a permit duration of 30 years.

Environmental Impact Statement/Report

    PG&E and the Service have selected North State Resources to prepare 
the Draft EIS/EIR. The joint document will be prepared in compliance 
with NEPA and the California Environmental Quality Act (CEQA). Although 
North State Resources will prepare the EIS/EIR, the Service will be 
responsible for the scope and content of the document for NEPA 
purposes, and DFG will be responsible for the scope and content of the 
CEQA document, as the state lead agency pursuant to CEQA and the 
permitting entity pursuant to the California Endangered Species Act and 
Fish and Game Code 2081.
    The EIS/EIR will consider the proposed action (i.e., the issuance 
of a section 10(a)(1)(B) permit under the Act), and a reasonable range 
of alternatives. A detailed description of the proposed action and 
alternatives will be included in the EIS/EIR. It is anticipated that 
several alternatives will be developed, which may vary by the level of 
conservation, impacts caused by the proposed activities, permit area, 
covered species, or a combination of these factors. Additionally, a No 
Action alternative will be considered. Under the No Action alternative, 
the Service would not issue a section 10(a)(1)(B) permit.
    The EIS/EIR will also identify potentially significant impacts on 
land use and planning, agricultural resources, biological resources, 
aesthetics, geology and soils, water resources, cultural resources,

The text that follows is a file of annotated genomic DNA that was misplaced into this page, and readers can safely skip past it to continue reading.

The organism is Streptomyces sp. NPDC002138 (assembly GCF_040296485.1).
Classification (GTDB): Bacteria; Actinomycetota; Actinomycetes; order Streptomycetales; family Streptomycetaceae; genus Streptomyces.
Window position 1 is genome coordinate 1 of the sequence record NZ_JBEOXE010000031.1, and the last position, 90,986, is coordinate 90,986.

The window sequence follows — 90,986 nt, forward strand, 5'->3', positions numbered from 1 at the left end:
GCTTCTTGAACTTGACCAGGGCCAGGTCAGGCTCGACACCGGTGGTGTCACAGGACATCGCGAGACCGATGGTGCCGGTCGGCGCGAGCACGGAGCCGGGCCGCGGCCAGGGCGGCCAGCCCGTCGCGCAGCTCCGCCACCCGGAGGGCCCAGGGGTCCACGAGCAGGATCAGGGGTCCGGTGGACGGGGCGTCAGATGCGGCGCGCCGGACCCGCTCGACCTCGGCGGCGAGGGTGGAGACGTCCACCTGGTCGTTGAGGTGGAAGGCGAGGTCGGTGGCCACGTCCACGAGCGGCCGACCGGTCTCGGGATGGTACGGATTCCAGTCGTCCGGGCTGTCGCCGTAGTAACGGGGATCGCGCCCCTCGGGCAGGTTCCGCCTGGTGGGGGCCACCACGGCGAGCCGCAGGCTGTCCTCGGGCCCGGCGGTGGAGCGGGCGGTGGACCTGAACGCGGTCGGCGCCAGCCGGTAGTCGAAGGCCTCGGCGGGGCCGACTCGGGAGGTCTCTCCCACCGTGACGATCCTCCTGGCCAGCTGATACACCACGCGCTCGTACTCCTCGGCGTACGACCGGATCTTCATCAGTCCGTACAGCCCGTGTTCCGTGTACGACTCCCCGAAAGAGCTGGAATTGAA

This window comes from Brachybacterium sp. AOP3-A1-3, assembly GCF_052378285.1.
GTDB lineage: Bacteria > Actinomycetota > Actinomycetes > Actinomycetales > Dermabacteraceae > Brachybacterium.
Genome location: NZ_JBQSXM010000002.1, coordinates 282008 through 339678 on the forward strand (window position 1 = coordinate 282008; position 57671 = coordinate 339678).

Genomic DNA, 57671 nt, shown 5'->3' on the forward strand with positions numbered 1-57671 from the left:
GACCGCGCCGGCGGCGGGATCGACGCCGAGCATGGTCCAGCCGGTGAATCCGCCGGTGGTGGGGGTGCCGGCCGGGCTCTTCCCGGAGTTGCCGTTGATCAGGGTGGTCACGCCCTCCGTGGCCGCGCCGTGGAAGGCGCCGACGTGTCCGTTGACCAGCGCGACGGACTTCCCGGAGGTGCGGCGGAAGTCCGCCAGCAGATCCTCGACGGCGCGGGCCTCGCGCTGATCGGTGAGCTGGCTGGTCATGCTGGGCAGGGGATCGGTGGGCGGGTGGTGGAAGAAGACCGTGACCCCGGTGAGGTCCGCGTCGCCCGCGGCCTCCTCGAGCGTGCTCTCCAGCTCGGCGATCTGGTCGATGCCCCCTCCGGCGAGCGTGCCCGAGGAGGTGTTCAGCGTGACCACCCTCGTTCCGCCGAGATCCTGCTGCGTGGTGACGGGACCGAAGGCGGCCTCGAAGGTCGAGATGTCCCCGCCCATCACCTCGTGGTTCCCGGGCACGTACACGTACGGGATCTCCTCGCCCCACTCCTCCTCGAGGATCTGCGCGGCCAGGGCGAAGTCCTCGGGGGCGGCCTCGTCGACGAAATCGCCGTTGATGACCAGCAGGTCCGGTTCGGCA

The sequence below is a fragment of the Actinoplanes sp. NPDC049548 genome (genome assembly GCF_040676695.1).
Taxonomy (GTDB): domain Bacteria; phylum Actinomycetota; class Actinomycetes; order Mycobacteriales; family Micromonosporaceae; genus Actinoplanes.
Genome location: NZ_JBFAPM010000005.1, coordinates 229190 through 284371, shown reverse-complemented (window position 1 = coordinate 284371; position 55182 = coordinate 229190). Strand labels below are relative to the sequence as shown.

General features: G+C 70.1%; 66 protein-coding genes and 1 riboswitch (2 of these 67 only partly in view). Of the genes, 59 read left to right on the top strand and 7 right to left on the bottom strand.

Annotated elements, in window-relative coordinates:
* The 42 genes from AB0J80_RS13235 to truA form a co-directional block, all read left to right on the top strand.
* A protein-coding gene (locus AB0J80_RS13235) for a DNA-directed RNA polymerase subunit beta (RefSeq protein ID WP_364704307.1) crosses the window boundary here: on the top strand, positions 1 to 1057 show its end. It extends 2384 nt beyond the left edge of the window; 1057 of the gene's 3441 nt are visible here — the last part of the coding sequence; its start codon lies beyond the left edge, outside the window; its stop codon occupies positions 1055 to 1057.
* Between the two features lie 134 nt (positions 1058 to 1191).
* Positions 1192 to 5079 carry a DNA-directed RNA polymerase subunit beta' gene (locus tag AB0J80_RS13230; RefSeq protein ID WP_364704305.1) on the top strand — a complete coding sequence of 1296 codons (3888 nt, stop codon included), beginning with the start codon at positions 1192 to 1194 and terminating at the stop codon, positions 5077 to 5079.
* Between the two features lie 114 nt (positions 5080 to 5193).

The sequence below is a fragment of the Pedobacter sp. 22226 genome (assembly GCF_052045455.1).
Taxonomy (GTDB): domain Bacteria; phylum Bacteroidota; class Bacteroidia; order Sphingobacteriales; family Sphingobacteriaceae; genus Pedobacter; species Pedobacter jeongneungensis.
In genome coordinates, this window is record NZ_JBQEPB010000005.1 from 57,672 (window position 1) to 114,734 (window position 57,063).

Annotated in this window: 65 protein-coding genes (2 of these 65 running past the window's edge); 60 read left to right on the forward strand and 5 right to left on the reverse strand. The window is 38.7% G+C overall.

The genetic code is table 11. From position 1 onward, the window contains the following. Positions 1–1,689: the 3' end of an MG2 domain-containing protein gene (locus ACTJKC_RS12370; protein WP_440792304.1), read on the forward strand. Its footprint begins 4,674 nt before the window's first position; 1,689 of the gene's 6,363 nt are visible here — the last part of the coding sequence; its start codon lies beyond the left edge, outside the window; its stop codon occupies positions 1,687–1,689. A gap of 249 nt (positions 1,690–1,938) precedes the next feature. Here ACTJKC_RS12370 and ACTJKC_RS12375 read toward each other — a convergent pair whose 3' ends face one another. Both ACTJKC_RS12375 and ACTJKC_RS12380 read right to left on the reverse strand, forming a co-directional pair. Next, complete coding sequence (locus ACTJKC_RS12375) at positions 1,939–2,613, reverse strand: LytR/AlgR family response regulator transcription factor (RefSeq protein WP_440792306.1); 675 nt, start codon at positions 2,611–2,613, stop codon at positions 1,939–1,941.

transportation and circulation, noise and vibration, air quality, 
public health/environmental hazards, recreation, environmental justice, 
socioeconomics, and other environmental issues that could occur 
directly or indirectly with implementation of the proposed action and 
alternatives. For all potentially significant impacts, the EIS/EIR will 
identify mitigation measures where feasible to reduce these impacts to 
a level below significance.
    Environmental review of the EIS/EIR will be conducted in accordance 
with the requirements of NEPA (42 U.S.C. 4321 et seq.), its 
implementing regulations (40 CFR 1500-1508), other applicable 
regulations, and Service procedures for compliance with those 
regulations. This notice is being furnished in accordance with 40 CFR 
1501.7 of NEPA to obtain suggestions

[[Page 65125]]

and information from other agencies and the public on the scope of 
issues and alternatives to be addressed in the EIS/EIR. The primary 
purpose of the scoping process is to identify important issues raised 
by the public, related to the proposed action. Written comments from 
interested parties are invited to ensure that the full range of issues 
related to the permit request are identified. Only written comments 
will be accepted at the public meeting.
    In addition, you may submit written comments by mail or facsimile 
transmission (see ADDRESSES). Our practice is to make comments, 
including names, home addresses, home phone numbers, and e-mail 
addresses of respondents, available for public review. Individual 
respondents may request that we withhold their names and /or homes 
addresses, etc., but if you wish us to consider withholding this 
information you must state this prominently at the beginning of your 
comments. In addition, you must present a rationale for withholding 
this information. This rationale must demonstrate that disclosure would 
constitute a clearly unwarranted invasion of privacy. Unsupported 
assertions will not meet this burden. In the absence of exceptional, 
documentable circumstances, this information will be released. We will 
always make submissions from organization or businesses, and from 
individuals identifying themselves as representatives of or officials 
of organizations or businesses, available for public inspection in 
their entirety.

    Dated: October 27, 2006.
Ken McDermond,
Deputy Manager, California/Nevada Operations Office, Sacramento, 
[FR Doc. E6-18704 Filed 11-6-06; 8:45 am]